Although the amount of money may not rise to the level of the state of national level, the implications or favoritism can still exist, and given the financial condition of Halifax County such gifts could be viewed as unseemly.

It is current board policy not to vote on off-budget funding requests at the same meeting the request is made. By allowing off-budget items to be voted upon, the board risks spending funds which are not available under the budget and encourages off-budget requests to be made. How would those running for election handle this? 

Barry Bank

ED-5 Supervisor,
Halifax County

 

Too many school fundraisers

To the editor:

Well, we are about one month into a new school year, and already I find myself angered and disappointed in the Halifax County School system. 

Once again our students are not being put first in our schools.

We live in the Cluster Springs Elementary School district. Our first fundraiser (of many I’m sure) has begun. 

I was always under the impression that fundraisers were on a voluntary basis. However, CSES, and perhaps all of the county schools, have decided that if our children are to be rewarded with a very much-hyped program, that each child must sell five fundraiser items minimum, ranging in the price range I believe of $9 to $19. 

The children who do not manage to do this will be singled out and punished by not being allowed to attend this program, which is being held at the school during regular school hours. 

This country’s schools already have a very big problem with bullying, and these actions only encourage this behavior. We’ve also already received a pre-recorded telephone message from our principal, Ms. Long, complaining about lunches being charged by the children.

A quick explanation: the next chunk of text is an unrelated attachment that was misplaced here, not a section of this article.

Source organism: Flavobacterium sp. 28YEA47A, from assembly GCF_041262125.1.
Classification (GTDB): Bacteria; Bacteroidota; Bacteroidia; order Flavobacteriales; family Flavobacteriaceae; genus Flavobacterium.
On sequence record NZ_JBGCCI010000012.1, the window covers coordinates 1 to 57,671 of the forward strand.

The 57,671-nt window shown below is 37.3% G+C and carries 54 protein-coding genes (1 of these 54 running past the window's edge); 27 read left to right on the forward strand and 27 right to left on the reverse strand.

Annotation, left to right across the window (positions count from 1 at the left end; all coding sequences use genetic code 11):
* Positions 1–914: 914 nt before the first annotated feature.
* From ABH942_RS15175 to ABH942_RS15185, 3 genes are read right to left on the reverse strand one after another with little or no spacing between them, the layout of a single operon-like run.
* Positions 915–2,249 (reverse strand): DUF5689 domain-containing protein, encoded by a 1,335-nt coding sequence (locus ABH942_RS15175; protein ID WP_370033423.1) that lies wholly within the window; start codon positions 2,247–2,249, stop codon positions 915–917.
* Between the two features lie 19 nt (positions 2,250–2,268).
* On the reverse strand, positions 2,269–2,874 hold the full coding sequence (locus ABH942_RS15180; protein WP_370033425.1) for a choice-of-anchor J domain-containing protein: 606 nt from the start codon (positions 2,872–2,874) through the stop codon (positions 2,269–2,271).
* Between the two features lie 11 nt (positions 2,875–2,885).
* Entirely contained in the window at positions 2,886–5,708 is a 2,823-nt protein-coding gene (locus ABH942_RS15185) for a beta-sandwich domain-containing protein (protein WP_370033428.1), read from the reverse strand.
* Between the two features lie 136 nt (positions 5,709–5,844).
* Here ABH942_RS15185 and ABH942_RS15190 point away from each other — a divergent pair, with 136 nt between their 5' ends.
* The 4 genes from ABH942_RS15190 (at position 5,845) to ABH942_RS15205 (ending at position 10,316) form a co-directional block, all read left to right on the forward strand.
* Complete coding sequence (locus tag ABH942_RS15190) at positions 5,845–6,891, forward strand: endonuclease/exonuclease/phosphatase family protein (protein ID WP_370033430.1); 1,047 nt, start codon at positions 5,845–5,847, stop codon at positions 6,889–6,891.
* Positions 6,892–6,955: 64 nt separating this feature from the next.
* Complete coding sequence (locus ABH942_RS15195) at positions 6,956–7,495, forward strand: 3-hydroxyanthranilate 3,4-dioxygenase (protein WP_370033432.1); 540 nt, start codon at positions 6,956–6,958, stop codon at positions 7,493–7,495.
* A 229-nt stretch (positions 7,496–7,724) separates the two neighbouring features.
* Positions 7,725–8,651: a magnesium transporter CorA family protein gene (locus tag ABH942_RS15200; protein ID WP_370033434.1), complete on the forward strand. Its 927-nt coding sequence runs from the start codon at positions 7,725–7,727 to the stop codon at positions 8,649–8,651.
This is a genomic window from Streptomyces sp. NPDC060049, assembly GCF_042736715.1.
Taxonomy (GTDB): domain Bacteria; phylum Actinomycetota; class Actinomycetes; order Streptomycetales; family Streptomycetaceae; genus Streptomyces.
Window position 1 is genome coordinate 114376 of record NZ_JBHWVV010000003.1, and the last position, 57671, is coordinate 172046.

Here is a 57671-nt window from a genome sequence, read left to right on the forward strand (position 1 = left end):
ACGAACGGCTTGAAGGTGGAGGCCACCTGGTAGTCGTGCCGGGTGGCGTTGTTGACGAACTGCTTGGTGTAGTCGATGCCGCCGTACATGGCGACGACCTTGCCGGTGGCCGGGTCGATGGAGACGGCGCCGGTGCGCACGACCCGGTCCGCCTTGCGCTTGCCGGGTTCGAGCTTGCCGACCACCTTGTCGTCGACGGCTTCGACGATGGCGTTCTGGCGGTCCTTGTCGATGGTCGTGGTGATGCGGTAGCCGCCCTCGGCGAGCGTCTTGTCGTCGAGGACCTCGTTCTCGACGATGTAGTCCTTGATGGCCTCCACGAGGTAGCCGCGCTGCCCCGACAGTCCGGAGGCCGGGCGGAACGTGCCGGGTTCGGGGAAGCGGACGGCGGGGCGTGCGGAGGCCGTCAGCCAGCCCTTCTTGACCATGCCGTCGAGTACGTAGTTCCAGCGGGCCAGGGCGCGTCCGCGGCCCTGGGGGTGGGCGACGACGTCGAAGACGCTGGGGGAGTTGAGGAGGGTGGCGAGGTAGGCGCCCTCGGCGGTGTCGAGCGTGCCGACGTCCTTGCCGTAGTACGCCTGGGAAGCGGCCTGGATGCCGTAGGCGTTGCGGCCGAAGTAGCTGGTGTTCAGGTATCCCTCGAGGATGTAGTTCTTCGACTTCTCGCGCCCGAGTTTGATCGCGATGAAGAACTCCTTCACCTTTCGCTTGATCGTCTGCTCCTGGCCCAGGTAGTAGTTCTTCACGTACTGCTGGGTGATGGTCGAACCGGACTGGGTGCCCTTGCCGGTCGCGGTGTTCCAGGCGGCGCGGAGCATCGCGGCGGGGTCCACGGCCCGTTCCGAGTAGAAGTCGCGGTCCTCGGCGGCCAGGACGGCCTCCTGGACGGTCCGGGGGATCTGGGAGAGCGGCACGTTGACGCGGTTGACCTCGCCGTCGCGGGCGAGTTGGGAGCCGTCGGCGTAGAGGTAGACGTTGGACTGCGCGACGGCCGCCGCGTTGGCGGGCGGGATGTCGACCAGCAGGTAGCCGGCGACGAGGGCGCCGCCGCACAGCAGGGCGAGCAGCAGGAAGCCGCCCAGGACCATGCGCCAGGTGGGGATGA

Ms. Long also ended last school year with a pre-recorded message stating that if any child did not have all unpaid lunch money in by a scheduled end of year field trip, they would not be allowed to go on the field trip. This is coming from a school that boasted to having $20,000 in the PTO fund. 

I am appalled and sickened by the audacity of this school system, a public school system that receives federal funds from taxes paid by this county’s working people. 

It takes a nerve to ostracize our children in the name of fundraisers and lunch money. What will you do with the PTO funds? I cannot think of a better use than for our children (all children) to enjoy a school program or to have a full belly. 

Did we not address an unpaid lunch problem last year at our high school?

I’m sure that I am not alone in my feelings. More people need to speak out. This is discrimination. This is an unfair practice. 

Our economy is strapped at best, more so in this county than in some others. Fifteen dollars for a container of cookie dough could put a pretty good meal on the table for a family. What do you think would be more important?

For those who want to participate, that’s fine. For those who don’t, that should be fine also. But school should be for learning, not selling. 

There are way too many fundraisers, and they are too expensive. 

Sharon Hereford 

Alton